You will also need to know the following techniques:

  • increasing
  • decreasing
  • Magic Circle

Personally, I’ve found that video tutorials can be a big help for visual learners like me. For increasing and decreasing, try this video from b.hooked crochet! 

The Magic Circle can be tricky, especially if you are new to amigurumi. I’ve found that video tutorials can be a big help for visual learners like me. I like this video by Hopeful Honey!

I think the most difficult thing about working with amigurumi is the small spaces with which you have to work. It can be hard to work with a small hook, and sometimes sewing on each piece can be difficult and even frustrating. But don’t let that worry you! Working in a well-lit space can make all the difference (as I’ll explain in part three of this series, “Amigurumi Basics: Essential Amigurumi Tips”).

Trust me – if I can do it, you certainly can, too!

I’m ready to get started. What do I do now?

If you’re ready to jump on in and work on your first amigurumi pattern, go for it! (Seriously, you can totally handle this. You are amazing!)

IMG_0903I’d recommend a pattern with only a few pieces to sew together, or a pattern than has few color changes and/or simple stitches. Of all of my amigurumi patterns, I think my Dean Winchester pattern OR my Princess Leia pattern might be the easiest. But almost all of my amigurumi patterns fall into the Easy range of skill levels! Take a look and give amigurumi-making a try!

There are thousands of ami patterns available on the web. Some of these are free patterns, other are paid.

As a general rule of thumb, I would say that most paid patterns are usually worth their small fee; these patterns are usually well-written and contain pictures, tips, and even detailed explanations from the designers. Of course, every rule has exceptions, and you may come across a paid pattern or two that just isn’t worth paying for.

To get started, I suggest checking out some of the free patterns available on the web. There are some truly great free patterns available – you just have to know where to look! Just try searching for “free ________ amigurumi pattern”, and fill in the blank with whatever type of item you’re looking for (example: “free eagle amigurumi pattern” or “free Iron Man amigurumi pattern”). You can also search for “free ________ crochet doll patttern” or “free ________ stuffed toy pattern”. Try it out and see what kinds of results you get.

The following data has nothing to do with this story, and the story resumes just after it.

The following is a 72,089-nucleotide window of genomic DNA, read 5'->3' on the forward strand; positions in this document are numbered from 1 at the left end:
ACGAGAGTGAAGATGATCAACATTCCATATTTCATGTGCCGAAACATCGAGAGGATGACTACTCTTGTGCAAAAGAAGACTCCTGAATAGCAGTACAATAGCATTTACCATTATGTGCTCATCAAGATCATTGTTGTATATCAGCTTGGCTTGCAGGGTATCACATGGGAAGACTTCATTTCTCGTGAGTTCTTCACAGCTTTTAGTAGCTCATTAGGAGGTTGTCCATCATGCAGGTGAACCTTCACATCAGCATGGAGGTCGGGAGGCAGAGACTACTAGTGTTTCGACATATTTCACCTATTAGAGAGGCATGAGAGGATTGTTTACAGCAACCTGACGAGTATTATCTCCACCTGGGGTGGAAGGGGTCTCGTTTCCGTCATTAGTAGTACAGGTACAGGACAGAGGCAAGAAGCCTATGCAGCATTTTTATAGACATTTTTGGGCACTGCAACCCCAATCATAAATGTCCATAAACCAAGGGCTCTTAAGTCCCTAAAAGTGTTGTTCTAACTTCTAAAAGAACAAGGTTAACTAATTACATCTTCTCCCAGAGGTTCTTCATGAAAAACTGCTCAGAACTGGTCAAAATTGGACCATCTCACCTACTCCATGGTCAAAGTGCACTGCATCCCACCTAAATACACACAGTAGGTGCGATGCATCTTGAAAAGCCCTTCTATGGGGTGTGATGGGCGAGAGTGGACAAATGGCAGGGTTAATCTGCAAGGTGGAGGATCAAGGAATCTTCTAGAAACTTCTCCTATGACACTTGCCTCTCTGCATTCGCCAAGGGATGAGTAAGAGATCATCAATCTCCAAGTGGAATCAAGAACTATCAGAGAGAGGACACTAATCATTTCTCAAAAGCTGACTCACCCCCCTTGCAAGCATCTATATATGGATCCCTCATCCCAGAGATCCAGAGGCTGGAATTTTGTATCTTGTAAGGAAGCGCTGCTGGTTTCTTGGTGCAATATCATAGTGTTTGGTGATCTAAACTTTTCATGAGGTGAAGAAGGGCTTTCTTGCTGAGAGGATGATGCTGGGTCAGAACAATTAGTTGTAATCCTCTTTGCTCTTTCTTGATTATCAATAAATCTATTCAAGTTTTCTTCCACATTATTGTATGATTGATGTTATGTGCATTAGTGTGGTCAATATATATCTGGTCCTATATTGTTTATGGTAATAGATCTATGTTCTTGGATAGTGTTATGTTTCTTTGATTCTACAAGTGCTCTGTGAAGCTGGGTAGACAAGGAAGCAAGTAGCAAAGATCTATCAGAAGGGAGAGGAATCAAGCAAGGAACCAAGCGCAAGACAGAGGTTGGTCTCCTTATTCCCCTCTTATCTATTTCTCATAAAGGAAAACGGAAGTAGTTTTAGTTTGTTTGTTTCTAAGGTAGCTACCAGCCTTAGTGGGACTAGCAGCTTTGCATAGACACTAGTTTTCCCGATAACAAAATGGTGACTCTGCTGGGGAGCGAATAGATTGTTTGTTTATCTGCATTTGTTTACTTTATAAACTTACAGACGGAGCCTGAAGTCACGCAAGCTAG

If you’re looking for a solid amigurumi pattern library (other than my own, of course! *wink*), try or Amigurumi Today. But really, there are so many great resources out there. Get to Googling!

I’m definitely not ready to start yet. Will you be giving some more advice on amigurumi?

Absolutely! Sometime soon, part two of this Amigurumi Basics series will be posted right here on the blog. In that post, I’ll be talking about all of the tools you’ll need to make amigurumi. I’ll even share my favorite tools for the job!

Part three of the this series will cover some essential amigurumi tips and tricks that I think every crocheter should know. They’ll help you get started, help you problem-solve along the way, and help you put the finishing touches on your amis.

Ready for more? Click here to read Part 2 of the Amigurumi Basics series, which talks all about the tools and materials needed for ami making.

So tell me…

Are you new to amigurumi? Are you an old pro? Leave a comment and let’s talk ami!

Ready for part 2? Click here to read more of my amigurumi tips!

Interested in learning more about amigurumi-making?

Good news: I’m teaching a course that starts NOW, and you can enroll today!

The Amigurumi Crash Course will show you step-by-step how to make these mini amigurumi dolls. The course includes hours of detailed video tutorials and a bunch of free patterns, which you can use to mix-and-match and make your own custom dolls!

Registration for the Amigurumi Crash Course will end soon, so sign up today to save your spot in this course! For more info (and to sign up):

Click here to enroll in the Amigurumi Crash Course!

jeremy clarkson lets do this GIF by The Grand Tour

4 thoughts on “Amigurumi Basics: Getting Started

  1. I can’t wait to learn how to make these. My husband bought me Star wars boxes to make some of the characters. I just need to learn how to do a decrease and increase and a magic circle lol.